Fostering unity is about pushing back against this denial of reality. It is about helping people to seek out facts. This is the opposite of the kind of cherry-picking that has become so common. Education can play a key role by helping us to see beyond our silos of belief. It can inspire an attitude that respectfully considers diverse points of view without subscribing to the view that everything is equally true or that our understanding of reality is entirely subjective. We navigate this labyrinth by subjecting hypotheses and theory to rational scrutiny and this can lead us toward shared understandings of the known facts.

However, there is no denying that Trump reveals a troubling sub stream in American consciousness and  although some of his supporters make valid points (eg concerns about neoliberalism and globalization), most of their views are wildly inaccurate and contradict the core values of what America stands for. 

If we are to return to fact-based policy we will need to confront the chief purveyor of disinformation and understand the mechanics of deceit. We must also understand the ways that social media is used to game the system. Trump depends on disinformation to manipulate his followers and if this goes so too will his role as a kingmaker. If we can dispel the lies and conspiracy theories that drive disinformation Trump may very well languish in the same kind of obscurity that plagued former president Richard Nixon at the end of his life.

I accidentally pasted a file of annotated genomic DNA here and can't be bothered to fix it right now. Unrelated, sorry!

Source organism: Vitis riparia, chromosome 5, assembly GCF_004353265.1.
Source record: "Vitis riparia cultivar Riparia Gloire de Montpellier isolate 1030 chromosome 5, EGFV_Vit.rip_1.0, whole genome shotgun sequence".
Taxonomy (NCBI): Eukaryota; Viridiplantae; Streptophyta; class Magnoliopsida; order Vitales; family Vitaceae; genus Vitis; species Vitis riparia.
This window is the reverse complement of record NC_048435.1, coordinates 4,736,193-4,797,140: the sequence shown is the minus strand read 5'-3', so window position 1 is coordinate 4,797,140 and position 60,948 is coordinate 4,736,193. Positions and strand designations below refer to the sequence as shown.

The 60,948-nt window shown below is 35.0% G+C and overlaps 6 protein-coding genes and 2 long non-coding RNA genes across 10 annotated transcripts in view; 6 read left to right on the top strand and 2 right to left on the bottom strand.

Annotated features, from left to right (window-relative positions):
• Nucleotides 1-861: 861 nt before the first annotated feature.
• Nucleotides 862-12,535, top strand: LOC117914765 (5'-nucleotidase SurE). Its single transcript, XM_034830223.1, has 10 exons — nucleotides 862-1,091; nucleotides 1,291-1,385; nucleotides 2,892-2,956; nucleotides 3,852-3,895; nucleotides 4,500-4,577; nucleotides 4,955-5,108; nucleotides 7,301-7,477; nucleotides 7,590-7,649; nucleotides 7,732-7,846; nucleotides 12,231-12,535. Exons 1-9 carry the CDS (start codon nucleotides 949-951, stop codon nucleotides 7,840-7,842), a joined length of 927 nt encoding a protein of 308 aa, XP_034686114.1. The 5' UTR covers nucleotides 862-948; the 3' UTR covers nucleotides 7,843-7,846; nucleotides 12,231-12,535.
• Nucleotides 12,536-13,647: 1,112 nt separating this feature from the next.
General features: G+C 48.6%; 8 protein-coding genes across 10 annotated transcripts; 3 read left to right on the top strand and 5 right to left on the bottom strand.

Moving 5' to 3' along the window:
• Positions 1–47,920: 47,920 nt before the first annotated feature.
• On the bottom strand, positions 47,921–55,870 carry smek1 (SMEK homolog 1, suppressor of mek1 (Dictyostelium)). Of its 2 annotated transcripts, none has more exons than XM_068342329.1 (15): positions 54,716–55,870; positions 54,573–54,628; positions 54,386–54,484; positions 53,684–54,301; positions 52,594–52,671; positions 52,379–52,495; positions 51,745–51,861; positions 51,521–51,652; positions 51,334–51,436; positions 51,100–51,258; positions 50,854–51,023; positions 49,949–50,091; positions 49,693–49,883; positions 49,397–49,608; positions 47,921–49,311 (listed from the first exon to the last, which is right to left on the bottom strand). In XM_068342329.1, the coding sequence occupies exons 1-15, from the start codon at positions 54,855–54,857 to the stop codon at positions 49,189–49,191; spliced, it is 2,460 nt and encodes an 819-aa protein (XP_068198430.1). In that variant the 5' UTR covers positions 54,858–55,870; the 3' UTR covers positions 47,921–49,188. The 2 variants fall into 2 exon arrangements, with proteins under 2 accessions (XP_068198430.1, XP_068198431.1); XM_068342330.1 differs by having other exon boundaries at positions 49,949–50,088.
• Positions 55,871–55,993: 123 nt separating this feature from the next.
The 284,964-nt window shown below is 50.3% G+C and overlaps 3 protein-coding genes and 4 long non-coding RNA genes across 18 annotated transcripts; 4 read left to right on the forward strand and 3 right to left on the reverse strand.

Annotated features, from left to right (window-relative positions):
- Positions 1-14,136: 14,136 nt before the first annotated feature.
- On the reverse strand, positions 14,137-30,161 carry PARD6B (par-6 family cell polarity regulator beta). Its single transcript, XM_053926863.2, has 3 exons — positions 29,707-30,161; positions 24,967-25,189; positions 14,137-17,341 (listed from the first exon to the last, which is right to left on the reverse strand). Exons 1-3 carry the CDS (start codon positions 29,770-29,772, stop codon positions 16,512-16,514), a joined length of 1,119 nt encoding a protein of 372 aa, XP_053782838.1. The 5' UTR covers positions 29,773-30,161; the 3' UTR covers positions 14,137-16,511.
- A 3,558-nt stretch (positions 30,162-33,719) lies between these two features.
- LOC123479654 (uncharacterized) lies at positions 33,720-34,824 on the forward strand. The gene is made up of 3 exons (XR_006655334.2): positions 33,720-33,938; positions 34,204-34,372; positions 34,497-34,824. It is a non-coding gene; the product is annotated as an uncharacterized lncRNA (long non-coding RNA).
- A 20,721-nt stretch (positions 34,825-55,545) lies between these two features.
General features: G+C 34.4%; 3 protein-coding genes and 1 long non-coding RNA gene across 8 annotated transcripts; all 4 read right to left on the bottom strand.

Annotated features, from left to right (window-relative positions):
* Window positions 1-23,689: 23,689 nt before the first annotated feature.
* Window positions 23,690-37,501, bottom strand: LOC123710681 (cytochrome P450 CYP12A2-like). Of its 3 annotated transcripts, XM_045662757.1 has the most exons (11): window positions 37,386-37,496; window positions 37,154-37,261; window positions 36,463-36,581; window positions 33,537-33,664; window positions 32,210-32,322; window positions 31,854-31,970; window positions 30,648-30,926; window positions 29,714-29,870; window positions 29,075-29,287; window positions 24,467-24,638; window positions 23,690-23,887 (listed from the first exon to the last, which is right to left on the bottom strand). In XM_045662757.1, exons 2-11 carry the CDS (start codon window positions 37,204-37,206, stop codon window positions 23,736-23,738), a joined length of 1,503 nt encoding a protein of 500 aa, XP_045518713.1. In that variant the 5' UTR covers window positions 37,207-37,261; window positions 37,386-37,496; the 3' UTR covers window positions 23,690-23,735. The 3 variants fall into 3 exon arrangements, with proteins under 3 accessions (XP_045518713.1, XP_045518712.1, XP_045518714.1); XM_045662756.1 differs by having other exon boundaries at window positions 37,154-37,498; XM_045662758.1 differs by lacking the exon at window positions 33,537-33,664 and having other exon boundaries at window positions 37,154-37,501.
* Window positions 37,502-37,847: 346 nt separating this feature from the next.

Even if efforts to confront disinformation are successful we have to acknowledge that there are some who are so deeply imbedded in their silos that they are beyond the reach of reasonable measures. So while Trump will continue to command millions of conspiracy theorists, far right nationalists, and white supremacists, this does not mean he will be a kingmaker. 

Trump is facing a wide array of financial and legal issues. This includes $300 million in debt which is coming due and if he loses his case with the IRS he may have to pay and additional $100 million in back taxes. Trump also faces a legal reckoning once he is no longer president and any one of the 9 major cases pending against him may very well see him incarcerated. 

Trump's brand is dying even if many of his supporters don't realize it yet. According to Trump's own lore, he does not like losers, and he is losing big time. Once the reality of his loss sets in he will not command popular opinion. As illustrated by his daughter Ivanka and son-in-law, Jared Kushner, those associated with the Trump brand are now social lepers. As reported by Vanity Fair “everyone with self-respect, a career, morals, respect for democracy, or who doesn’t want their friends to shame them both in private and public will steer clear.” Christian evangelicals, like the GOP and all who quietly or explicitly supported Trump will have to contend with a social backlash. Even those who thought they were using Trump as a "blunt instrument" will find that they have been irrevocably sullied by association. With more than a quarter million dead and counting, this is a stain that will not wash. 

Trump's presidency will end as it began revengefully and chaotically, but it will end.  Whether Trump loses graciously or is escorted out of the Oval Office does not matter, the constitution is very clear, president-elect Biden will take the oath of office on January 20 at noon. The institutions held and this attack on democracy has been defeated. Generations to come will look back on the rejection of Trump as a defining moment, not just in the U.S. but in the history of the world. 

The Biden administration will engage in fact-based policy informed by science. It is not improbable that historians will see the failure of Trump's presidency as having paved the way for a new golden age of progressive policy.  It is karmic irony that Trump may well have helped to create the right preconditions for a historic reset that alters the course of human history.